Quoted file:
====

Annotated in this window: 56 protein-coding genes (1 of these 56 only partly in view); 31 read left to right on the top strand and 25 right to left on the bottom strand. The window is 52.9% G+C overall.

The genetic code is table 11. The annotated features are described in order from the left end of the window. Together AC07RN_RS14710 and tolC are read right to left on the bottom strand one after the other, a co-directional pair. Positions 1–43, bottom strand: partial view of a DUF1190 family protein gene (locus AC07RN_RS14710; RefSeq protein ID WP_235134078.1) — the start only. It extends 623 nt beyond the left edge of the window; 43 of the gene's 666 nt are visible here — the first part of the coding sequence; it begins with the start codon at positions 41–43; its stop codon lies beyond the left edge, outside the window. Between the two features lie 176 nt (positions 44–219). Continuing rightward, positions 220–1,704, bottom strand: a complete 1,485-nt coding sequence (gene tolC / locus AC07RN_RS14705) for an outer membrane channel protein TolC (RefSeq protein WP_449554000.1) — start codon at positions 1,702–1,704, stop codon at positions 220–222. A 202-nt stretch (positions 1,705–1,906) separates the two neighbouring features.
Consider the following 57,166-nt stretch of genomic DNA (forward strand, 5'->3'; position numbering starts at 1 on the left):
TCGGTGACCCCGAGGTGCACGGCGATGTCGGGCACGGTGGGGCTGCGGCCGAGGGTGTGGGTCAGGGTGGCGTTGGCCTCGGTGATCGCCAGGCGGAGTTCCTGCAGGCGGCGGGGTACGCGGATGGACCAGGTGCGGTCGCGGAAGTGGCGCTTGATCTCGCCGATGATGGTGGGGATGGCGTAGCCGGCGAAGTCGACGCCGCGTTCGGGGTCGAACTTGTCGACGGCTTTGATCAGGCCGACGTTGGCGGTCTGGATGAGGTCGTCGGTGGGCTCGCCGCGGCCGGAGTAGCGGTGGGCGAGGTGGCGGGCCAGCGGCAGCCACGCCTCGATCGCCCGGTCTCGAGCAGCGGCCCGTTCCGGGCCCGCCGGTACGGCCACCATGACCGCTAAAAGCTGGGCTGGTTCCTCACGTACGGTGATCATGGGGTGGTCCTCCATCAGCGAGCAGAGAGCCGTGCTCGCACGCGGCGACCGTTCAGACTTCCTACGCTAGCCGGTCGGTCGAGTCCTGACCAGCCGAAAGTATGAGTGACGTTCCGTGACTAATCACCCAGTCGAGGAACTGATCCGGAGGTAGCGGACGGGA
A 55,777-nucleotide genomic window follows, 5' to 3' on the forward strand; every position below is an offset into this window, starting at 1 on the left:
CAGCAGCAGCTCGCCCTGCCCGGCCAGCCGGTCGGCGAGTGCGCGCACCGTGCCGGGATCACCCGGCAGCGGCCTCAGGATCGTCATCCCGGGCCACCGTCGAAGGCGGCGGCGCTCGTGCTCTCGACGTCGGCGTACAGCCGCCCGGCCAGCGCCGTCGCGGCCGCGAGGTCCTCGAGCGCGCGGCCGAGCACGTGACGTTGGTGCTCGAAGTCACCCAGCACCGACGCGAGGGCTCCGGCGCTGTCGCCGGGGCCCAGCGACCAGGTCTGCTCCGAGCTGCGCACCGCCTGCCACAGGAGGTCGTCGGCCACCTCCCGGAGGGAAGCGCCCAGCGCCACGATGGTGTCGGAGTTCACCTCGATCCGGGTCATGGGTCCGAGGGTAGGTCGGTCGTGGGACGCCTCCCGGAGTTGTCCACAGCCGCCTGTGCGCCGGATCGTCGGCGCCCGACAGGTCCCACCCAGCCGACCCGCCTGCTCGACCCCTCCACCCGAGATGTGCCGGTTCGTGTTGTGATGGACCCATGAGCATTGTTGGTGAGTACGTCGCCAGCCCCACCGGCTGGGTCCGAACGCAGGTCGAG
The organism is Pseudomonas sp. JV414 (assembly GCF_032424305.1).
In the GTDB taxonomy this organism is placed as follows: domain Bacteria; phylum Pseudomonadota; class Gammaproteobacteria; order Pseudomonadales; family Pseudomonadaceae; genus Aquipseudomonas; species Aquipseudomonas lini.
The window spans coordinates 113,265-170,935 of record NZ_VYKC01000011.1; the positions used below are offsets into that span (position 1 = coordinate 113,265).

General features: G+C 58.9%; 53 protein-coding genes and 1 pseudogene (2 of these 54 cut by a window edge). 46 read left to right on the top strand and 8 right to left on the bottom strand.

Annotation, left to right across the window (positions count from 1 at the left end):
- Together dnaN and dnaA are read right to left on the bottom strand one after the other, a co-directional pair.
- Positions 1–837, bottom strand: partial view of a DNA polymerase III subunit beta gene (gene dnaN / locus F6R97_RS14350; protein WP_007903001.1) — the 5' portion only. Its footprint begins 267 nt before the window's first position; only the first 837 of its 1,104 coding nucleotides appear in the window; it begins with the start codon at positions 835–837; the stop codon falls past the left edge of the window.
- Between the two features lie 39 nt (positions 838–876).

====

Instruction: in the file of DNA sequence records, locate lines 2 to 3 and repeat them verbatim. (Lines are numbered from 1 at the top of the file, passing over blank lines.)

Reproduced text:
The genetic code is table 11. The annotated features are described in order from the left end of the window. Together AC07RN_RS14710 and tolC are read right to left on the bottom strand one after the other, a co-directional pair. Positions 1–43, bottom strand: partial view of a DUF1190 family protein gene (locus AC07RN_RS14710; RefSeq protein ID WP_235134078.1) — the start only. It extends 623 nt beyond the left edge of the window; 43 of the gene's 666 nt are visible here — the first part of the coding sequence; it begins with the start codon at positions 41–43; its stop codon lies beyond the left edge, outside the window. Between the two features lie 176 nt (positions 44–219). Continuing rightward, positions 220–1,704, bottom strand: a complete 1,485-nt coding sequence (gene tolC / locus AC07RN_RS14705) for an outer membrane channel protein TolC (RefSeq protein WP_449554000.1) — start codon at positions 1,702–1,704, stop codon at positions 220–222. A 202-nt stretch (positions 1,705–1,906) separates the two neighbouring features.
Consider the following 57,166-nt stretch of genomic DNA (forward strand, 5'->3'; position numbering starts at 1 on the left):